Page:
Is being interesting more important than being happy?

Vimspot asks:

2 things I'd love you to elaborate on (though perhaps you left them as cliff hangers for a reason):
1. You once said being interesting and responsible are more important values than happiness. Could you elaborate on why you think that?

It's more interesting if you get only one of the two queries, even if it makes you less happy. 

There's also the value of being interested.

"Happiness" to me sounds boring, as if the person has a limited imagination when it comes to wants and an inability to be frustrated by the difficulty of creating new peak experiences. 

"Responsible" is the right thing to do and it usually carries with it some sense of fulfillment.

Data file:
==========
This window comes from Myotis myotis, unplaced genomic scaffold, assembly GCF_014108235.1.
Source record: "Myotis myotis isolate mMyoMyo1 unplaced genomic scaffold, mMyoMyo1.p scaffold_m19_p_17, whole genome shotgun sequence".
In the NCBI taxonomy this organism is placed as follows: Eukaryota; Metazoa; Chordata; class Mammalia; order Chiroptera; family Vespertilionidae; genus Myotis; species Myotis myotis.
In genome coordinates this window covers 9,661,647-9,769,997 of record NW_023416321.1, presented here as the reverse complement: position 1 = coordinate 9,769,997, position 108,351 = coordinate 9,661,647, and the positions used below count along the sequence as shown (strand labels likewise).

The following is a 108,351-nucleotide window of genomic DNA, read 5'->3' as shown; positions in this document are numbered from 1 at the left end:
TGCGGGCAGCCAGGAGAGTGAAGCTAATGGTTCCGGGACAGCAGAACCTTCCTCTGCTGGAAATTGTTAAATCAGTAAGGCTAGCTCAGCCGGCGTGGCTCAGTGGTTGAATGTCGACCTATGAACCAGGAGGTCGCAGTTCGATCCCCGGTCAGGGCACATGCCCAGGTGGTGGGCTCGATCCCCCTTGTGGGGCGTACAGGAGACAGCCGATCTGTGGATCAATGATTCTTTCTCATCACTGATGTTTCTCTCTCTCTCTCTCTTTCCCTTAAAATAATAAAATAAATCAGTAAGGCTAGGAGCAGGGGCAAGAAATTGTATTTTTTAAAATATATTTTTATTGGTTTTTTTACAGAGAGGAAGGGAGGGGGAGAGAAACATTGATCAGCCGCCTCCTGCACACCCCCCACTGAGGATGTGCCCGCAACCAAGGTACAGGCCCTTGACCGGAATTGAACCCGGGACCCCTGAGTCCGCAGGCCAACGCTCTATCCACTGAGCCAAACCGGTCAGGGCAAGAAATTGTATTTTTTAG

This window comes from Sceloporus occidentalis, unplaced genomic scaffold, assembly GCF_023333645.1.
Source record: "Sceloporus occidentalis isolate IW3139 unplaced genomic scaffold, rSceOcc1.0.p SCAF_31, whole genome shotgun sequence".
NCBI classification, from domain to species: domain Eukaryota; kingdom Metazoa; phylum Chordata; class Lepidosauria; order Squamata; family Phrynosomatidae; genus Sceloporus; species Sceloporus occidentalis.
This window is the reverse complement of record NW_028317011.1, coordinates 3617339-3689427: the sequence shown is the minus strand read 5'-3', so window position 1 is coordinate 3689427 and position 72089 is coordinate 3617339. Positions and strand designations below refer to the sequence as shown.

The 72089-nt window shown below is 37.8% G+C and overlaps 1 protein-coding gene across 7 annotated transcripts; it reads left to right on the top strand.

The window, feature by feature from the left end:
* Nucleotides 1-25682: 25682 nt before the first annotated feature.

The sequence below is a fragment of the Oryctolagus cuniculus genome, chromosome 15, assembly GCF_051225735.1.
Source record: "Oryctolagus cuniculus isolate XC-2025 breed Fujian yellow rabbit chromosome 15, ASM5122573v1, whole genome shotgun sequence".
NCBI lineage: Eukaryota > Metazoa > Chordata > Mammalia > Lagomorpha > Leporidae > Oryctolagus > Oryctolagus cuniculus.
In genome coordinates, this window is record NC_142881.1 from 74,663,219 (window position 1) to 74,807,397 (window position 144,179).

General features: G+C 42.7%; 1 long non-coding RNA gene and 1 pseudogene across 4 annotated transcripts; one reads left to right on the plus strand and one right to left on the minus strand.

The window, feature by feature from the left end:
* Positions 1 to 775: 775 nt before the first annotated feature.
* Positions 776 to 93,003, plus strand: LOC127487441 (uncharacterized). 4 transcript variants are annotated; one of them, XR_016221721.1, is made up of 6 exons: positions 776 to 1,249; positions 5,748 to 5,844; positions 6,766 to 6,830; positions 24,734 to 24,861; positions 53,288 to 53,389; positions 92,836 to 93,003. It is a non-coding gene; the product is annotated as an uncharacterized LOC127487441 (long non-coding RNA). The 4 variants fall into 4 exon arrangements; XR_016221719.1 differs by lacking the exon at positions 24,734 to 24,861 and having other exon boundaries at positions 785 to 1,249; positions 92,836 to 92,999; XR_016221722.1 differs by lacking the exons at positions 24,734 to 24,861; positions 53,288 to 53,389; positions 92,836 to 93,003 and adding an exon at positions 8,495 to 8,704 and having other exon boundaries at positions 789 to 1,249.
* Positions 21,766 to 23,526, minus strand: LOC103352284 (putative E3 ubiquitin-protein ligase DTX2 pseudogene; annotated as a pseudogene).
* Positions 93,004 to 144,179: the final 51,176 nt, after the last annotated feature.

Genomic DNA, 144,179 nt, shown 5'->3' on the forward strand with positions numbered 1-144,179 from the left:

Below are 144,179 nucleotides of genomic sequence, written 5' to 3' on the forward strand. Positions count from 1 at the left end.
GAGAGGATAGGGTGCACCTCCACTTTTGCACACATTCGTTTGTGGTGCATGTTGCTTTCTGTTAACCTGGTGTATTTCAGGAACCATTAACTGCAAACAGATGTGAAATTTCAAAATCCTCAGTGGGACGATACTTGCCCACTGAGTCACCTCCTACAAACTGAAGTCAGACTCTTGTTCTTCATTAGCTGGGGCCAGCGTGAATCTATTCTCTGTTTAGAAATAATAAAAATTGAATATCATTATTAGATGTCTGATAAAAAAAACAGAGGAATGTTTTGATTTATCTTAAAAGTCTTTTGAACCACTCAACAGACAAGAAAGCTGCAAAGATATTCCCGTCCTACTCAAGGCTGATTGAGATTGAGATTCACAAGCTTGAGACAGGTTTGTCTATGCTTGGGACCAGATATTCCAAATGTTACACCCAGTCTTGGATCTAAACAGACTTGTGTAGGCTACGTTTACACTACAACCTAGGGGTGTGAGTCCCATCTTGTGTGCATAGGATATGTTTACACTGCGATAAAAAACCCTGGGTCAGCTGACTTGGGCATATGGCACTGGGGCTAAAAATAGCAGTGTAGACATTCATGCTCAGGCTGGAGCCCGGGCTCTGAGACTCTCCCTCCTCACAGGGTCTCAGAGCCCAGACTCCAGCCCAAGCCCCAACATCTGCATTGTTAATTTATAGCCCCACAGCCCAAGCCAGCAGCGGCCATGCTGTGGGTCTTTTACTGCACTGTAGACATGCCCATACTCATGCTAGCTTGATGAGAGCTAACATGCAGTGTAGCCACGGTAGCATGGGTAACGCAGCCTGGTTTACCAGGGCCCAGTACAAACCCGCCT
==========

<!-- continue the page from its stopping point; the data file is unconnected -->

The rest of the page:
"Interesting" helps other people expand the horizon of their wants, since you show them some new goodies on the table.

Viewed as a signaling problem, "happiness" fails when it comes to credibly demonstrating the possession of some extreme quality or another.  The busier people are, and the higher wages are, the more important it should be to signal extreme qualities to command the attention of interesting others.

What does the word "important" mean anyway?  It presupposes the value judgment in question.

Penelope Trunk has interesting posts on this topic:

People with interesting lives do not get offended that they cannot be happy. Happy people are offended that they cannot have interesting lives.


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